Less Wrong is a community blog devoted to refining the art of human rationality. Please visit our About page for more information.

Comment author: BeleagueredPotential 18 June 2017 08:10:22AM *  0 points [-]

I find myself in a potentially critical crossroads at the moment, one that could affect my ability to become a productive researcher for friendly AI in the future. I'll do my best to summarize the situation.

I had very strong mental capabilities 7 years ago, but a series of unfortunate health related problems including a near life threatening infection led to me developing a case of myalgic encephalomyelitis (chronic fatigue syndrome). This disease is characterized by extreme fatigue that usually worsens with physical or mental exertion, and is not significantly improved by rest. There are numerous other symptoms that are common to ME, I luckily escaped a great many of them. However I developed the concentration and memory problems which are common to ME to a very large degree.

I had somewhat bad ME until a few years ago when in conjunction with a mind/body specialist I was able to put it into partial remission. I am now able to do physically demanding activities without fatigue but I still have severe cognitive constraints; my intelligence now seems to be almost as sharp as it ever was despite deficits in mental energy, concentration, and memory (especially working memory). However having efficacious mental throughput relies so much on these attributes that support intelligence, and I am hardly useful at all as it stands. Therefore my primary concern these past few years has been to resolve my medical issues to a large enough degree to enable real productivity.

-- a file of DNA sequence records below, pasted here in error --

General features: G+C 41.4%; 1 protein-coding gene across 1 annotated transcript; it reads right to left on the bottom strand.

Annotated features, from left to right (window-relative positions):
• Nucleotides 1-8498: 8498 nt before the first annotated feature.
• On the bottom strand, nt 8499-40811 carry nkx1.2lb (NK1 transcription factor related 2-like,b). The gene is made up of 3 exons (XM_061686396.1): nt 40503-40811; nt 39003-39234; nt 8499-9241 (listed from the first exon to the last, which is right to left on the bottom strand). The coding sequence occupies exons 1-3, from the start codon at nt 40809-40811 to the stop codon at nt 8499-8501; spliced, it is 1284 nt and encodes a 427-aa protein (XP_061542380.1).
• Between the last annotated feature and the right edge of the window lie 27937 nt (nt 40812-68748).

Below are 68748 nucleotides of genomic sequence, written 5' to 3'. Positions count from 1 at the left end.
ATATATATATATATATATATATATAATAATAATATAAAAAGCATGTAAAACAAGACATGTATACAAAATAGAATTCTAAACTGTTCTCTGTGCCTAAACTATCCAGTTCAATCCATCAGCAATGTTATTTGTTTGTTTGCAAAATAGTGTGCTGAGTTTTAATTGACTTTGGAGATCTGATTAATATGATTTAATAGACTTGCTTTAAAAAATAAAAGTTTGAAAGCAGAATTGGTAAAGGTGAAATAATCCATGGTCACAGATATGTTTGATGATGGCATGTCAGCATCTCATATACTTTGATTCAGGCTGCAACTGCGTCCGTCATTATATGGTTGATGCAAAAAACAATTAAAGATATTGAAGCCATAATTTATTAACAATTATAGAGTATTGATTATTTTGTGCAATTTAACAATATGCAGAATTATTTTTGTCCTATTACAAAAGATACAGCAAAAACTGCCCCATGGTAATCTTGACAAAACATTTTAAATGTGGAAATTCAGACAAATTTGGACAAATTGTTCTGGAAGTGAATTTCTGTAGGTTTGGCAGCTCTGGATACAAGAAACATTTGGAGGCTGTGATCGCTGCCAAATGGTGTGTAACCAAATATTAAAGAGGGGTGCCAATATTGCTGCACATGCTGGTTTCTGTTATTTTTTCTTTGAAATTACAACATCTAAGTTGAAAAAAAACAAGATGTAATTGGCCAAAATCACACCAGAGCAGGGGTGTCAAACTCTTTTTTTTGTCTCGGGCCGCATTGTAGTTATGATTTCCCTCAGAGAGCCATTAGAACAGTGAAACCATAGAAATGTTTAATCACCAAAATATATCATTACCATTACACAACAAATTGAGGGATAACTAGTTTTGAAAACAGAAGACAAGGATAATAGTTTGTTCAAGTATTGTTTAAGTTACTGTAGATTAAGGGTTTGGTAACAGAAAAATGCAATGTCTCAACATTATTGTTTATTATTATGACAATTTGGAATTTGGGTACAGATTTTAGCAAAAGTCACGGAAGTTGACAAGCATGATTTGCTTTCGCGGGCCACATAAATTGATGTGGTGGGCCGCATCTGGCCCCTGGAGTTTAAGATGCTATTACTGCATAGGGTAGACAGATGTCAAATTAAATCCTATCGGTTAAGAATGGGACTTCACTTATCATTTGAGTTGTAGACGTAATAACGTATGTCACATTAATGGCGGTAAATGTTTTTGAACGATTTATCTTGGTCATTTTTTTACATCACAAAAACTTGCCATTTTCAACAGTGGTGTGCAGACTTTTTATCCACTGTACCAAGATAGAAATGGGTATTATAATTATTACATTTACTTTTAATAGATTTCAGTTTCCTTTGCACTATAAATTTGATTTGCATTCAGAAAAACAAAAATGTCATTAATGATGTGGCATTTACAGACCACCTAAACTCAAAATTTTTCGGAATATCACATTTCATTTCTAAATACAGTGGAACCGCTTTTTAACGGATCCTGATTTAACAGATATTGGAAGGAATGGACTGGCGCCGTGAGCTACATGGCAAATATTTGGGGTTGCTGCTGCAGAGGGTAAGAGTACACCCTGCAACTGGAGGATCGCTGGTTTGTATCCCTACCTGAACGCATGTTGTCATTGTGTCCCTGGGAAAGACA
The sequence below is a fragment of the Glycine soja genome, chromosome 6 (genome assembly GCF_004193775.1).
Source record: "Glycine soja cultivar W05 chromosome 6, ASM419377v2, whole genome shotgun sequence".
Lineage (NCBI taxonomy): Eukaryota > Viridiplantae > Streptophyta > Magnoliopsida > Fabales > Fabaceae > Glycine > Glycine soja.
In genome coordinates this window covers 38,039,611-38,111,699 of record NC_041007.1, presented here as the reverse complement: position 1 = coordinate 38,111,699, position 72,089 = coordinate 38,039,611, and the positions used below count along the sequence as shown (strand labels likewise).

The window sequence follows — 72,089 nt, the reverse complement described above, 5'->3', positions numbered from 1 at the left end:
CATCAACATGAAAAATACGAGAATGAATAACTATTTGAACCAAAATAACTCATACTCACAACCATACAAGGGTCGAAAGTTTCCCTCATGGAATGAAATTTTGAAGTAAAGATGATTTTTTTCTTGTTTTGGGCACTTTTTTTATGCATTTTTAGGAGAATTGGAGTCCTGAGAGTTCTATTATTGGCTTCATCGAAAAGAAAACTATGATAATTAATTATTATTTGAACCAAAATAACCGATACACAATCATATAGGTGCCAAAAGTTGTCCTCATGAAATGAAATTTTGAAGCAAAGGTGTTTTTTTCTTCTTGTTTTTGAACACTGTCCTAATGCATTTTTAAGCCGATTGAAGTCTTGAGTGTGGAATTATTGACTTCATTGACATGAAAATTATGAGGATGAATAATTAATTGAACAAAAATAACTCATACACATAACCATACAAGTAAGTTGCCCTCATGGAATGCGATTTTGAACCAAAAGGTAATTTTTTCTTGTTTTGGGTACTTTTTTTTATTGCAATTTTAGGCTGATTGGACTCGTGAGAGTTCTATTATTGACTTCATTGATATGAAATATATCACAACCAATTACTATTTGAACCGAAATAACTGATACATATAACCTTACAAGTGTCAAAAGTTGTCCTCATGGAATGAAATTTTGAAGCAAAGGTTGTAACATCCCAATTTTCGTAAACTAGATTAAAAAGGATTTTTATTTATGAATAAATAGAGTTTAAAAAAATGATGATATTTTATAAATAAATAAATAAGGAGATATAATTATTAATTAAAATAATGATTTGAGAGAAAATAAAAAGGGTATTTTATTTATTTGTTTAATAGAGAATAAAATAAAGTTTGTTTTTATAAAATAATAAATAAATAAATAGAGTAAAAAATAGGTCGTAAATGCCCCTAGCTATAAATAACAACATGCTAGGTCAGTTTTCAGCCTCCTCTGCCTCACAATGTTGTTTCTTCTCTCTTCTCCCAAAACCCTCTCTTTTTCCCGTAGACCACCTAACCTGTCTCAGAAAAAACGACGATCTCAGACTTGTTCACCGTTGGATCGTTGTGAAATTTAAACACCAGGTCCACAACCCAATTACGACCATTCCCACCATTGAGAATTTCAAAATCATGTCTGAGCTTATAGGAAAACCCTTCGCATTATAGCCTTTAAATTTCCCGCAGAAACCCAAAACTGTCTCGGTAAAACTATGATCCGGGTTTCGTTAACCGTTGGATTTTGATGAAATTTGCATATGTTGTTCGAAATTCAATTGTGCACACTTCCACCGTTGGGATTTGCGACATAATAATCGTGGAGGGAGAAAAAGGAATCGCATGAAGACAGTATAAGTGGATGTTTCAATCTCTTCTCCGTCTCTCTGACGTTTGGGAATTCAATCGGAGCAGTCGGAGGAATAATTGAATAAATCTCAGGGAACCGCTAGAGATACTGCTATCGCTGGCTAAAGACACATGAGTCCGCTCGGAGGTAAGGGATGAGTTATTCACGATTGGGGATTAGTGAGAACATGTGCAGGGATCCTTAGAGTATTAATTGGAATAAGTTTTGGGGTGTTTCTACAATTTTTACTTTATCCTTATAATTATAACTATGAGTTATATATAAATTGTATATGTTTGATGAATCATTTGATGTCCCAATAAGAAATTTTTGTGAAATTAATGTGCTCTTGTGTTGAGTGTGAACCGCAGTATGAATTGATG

I am still in this state despite putting all of my effort towards remedying it, I have stuck to safer treatments (like bacteriotherapy or sublingual methylcobalamin) in order to prevent worsening my condition (although I have had some repercussions from following even this philosophy). I am wondering if I can reasonably expect to get better using this methodology though. It could be that I need to take more extreme risks, because I won't do any good as I am and time continues to tick away. Looking at the the big picture with a properly pessimistic outlook gives me the impression that friendly AI research does not have a lot of time to spare as it is.

There is a doctor that is recommended by a large amount of people on a ME forum I frequent who has exceptionally aggressive treatment protocols. His name is Dr. Kenny de Meirleir and while I have misgivings about some of the stuff I've read about him, I've pretty much given up on trying to find someone who is both good and doesn't have a long wait list. I've gotten on the wait list of one practitioner who is local but I do not have too much confidence in them. Dr. Meirleir wasn't too difficult to get an appointment with because he travels to the USA for a few days every couple of months and these appointments are not widely known about.

However even the cost of initial tests and evaluation could be an unrecoverable failure for me if they don't pan out like I hope. It will cost thousands of dollars to pay for travel to the states, hotel, the consultation, and the comprehensive tests he is likely to run; even considering how much of the lab tests my own country will probably cover. Although at least then I could finally confirm a lot of unknowns about my health, such as whether there are infectious agents still affecting me. Despite all the testing I've gone through over the years he does a lot of tests I haven't gotten yet.

It really depends on the results of the tests, but I'm reading plenty of anecdotal reports that suggest a high likelihood of me getting put on multiple antibiotics by him. Plenty of people whose stories I have read have reported worsening conditions and relapses of ME due to antibiotics, and I know from my research that ME treatments in general often have these risks.

The quantity of symptoms I have has always been small, which might indicate that there is a lot more of my physiology that is working the way it should be compared to the average ME patient. My condition is also in partial remission already and I am still under 30, so I consider myself to have better odds of major recovery than the low rates of total remission this disease is usually predicted to have.